If you have been aggrieved online and have a legally actionable case, it’s critical that you know what the statute of limitations for your claim is.
Statute of Limitations is the time within which a legal action must be brought to enforce legally recognized rights that have been violated. In other words, it is “the maximum period which one can wait before filing a lawsuit, depending on the type of case or claim.” The periods of time are can vary from state to state, and are different in Federal court.
In the online arena, defamation frequently occurs. Defamation is an intentional and false communication made by the defendant, either written or broadcast (libel) or spoken (slander), that harms a person’s reputation, or which tends to bring the person into disrepute. Communications or statements made as facts by the defendants are actionable, while statements of opinion are not.
Knowing by when you need to file your defamation claim can be the difference between winning and losing, even when all the facts of your case are otherwise in your favor. The time at which the statute of limitations period begins is generally the moment when the defamatory statement is published in some form.
Here are some sample statute of limitations for defamation:
Note that laws can change and that the statute of limitations for an action may therefore change as well. We recommend that you contact an experienced attorney as soon as you believe you have a legally viable case.
Michael Roberts of Rexxfield says
In addition to the state statutes, it is essential that victims understand that the legal statutes are very generous when compared to the very limited shelf life of important digital forensic evidence needed to positively ID bad guys.
Internet antagonist are often anonymous, or the author may be known but denies involvement. There are a few very important processes that can significantly reduce the expenses and delays associated with an Internet libel lawsuit and evidence discovery, or the total loss of perishable evidence.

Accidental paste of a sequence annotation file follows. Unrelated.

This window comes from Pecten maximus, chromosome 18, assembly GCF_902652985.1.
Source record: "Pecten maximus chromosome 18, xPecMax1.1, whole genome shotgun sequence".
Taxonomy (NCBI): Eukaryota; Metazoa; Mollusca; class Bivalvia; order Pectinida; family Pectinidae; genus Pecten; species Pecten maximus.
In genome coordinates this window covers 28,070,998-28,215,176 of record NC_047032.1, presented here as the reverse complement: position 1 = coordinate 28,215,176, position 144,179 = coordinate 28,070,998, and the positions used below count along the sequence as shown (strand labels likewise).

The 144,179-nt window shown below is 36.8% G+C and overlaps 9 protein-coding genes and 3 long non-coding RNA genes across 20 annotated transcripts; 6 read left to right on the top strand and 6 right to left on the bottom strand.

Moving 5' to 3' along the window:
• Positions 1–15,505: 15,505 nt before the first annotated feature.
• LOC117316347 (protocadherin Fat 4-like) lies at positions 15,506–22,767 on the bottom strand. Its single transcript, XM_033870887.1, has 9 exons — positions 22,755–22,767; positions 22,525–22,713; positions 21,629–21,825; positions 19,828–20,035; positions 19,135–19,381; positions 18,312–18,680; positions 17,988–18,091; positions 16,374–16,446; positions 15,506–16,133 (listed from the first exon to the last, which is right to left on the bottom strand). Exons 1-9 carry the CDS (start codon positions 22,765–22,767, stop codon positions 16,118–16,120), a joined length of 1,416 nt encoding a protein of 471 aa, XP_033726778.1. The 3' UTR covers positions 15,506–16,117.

Request preservation of I.P logs (Web site or email provider):
Internet Protocol Address (“I.P”) log files are perishable evidence. Some ISPs retain them for as little as six months, sometimes less, smart phones internet logs as an example are often deleted by the likes of “Clear Internet” after just seven days. These crucial digital artifacts are electronic footprints required to positively identify an antagonist. For example, if the libel is posted on Blogspot.com, then the preservation request needs to be delivered to Google (Blogspot’s owner), but you also need to find our how the bad guy connected to BlogSpot (i.e.: Roadrunner, Cox cable etc).
Request Preservation of Originating I.P logs (Cable or ADSL Company)
This is a chicken/egg dilemma in cases such as the Blogspot.com example because Google is the exclusive custodian of records relating to the antagonist’s activities within the Blogspot service. Unless Google provides the victim with this history, the chances of positively identifying the offender are drastically reduced; and Google will not provide them in most cases without a court order (they usually do not respond to subpoenas).
Investigative and forensic analysis to strengthen the case and circumvent problems associated with discovery delays
We use forensic and investigative techniques to obtain the antagonist’s originating I.P address; if successful the risks associated with loss of I.P log files are substantially reduced. In some cases this one element can reduce a fiercely resisted discovery delays by three to six months, or more, not to mention the legal fees associated with the battle. In most cases professional help is required for this element.